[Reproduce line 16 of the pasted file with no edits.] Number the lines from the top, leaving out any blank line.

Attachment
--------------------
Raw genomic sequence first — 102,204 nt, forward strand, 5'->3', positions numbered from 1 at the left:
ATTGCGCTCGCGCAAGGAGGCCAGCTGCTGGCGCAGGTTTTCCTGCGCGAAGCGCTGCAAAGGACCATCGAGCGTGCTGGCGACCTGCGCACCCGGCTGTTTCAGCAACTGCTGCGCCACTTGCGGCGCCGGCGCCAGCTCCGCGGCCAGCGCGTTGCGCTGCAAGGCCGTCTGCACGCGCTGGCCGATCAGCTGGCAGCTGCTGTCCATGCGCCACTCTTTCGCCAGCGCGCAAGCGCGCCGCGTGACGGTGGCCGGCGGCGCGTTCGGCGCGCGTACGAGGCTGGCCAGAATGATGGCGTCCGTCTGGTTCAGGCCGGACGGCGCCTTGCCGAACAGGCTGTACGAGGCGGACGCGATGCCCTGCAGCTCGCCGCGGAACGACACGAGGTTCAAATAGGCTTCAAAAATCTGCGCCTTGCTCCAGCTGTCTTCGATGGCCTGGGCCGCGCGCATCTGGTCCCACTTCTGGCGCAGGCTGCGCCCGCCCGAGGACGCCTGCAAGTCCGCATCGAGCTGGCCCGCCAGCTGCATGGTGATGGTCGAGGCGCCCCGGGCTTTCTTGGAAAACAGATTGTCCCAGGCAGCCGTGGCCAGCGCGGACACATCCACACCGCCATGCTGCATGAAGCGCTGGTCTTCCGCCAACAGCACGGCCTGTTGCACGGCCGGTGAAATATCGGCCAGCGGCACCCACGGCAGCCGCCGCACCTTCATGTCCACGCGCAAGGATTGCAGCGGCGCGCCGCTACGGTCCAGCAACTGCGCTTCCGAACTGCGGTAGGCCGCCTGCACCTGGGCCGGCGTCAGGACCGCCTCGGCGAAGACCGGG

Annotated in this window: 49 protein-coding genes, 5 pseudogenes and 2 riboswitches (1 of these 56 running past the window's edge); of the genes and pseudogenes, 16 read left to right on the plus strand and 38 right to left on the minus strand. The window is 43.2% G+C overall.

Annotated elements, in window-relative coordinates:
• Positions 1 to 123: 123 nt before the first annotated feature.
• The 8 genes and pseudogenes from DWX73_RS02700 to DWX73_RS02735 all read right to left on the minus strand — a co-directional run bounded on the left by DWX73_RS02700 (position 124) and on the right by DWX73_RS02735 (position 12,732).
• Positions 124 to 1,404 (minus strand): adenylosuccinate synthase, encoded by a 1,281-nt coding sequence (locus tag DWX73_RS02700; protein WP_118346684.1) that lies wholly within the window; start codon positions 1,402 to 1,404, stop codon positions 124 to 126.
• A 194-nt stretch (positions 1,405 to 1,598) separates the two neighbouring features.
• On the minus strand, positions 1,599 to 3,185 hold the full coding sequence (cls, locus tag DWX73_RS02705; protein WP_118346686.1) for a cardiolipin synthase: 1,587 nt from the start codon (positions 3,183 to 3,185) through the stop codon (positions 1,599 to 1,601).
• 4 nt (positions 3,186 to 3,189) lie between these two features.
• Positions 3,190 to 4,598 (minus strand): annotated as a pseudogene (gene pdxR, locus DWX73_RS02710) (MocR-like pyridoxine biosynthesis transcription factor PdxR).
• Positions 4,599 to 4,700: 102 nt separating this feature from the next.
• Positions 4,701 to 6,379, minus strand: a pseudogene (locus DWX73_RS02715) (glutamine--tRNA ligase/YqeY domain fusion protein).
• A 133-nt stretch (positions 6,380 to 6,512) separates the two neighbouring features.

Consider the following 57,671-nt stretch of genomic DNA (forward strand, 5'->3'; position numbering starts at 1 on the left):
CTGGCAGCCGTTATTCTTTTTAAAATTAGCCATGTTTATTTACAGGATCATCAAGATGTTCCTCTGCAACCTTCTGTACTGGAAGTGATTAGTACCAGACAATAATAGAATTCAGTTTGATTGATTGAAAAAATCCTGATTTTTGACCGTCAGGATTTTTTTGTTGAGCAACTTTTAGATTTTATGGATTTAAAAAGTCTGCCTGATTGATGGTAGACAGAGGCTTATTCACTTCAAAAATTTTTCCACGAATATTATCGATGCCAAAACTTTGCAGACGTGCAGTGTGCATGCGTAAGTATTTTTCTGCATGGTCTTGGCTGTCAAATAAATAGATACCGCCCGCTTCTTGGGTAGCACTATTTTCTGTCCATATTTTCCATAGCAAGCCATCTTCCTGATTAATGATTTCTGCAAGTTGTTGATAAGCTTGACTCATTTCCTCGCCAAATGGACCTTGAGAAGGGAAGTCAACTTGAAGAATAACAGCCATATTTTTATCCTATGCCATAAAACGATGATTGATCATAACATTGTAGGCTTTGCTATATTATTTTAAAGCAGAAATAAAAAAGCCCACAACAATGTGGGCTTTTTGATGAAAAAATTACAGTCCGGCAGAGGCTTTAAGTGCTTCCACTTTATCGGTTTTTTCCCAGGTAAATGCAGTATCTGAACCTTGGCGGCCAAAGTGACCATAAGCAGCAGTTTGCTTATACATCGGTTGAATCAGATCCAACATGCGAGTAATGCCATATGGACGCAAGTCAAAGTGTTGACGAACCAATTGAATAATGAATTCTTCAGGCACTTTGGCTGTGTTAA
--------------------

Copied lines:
CTGGCAGCCGTTATTCTTTTTAAAATTAGCCATGTTTATTTACAGGATCATCAAGATGTTCCTCTGCAACCTTCTGTACTGGAAGTGATTAGTACCAGACAATAATAGAATTCAGTTTGATTGATTGAAAAAATCCTGATTTTTGACCGTCAGGATTTTTTTGTTGAGCAACTTTTAGATTTTATGGATTTAAAAAGTCTGCCTGATTGATGGTAGACAGAGGCTTATTCACTTCAAAAATTTTTCCACGAATATTATCGATGCCAAAACTTTGCAGACGTGCAGTGTGCATGCGTAAGTATTTTTCTGCATGGTCTTGGCTGTCAAATAAATAGATACCGCCCGCTTCTTGGGTAGCACTATTTTCTGTCCATATTTTCCATAGCAAGCCATCTTCCTGATTAATGATTTCTGCAAGTTGTTGATAAGCTTGACTCATTTCCTCGCCAAATGGACCTTGAGAAGGGAAGTCAACTTGAAGAATAACAGCCATATTTTTATCCTATGCCATAAAACGATGATTGATCATAACATTGTAGGCTTTGCTATATTATTTTAAAGCAGAAATAAAAAAGCCCACAACAATGTGGGCTTTTTGATGAAAAAATTACAGTCCGGCAGAGGCTTTAAGTGCTTCCACTTTATCGGTTTTTTCCCAGGTAAATGCAGTATCTGAACCTTGGCGGCCAAAGTGACCATAAGCAGCAGTTTGCTTATACATCGGTTGAATCAGATCCAACATGCGAGTAATGCCATATGGACGCAAGTCAAAGTGTTGACGAACCAATTGAATAATGAATTCTTCAGGCACTTTGGCTGTGTTAA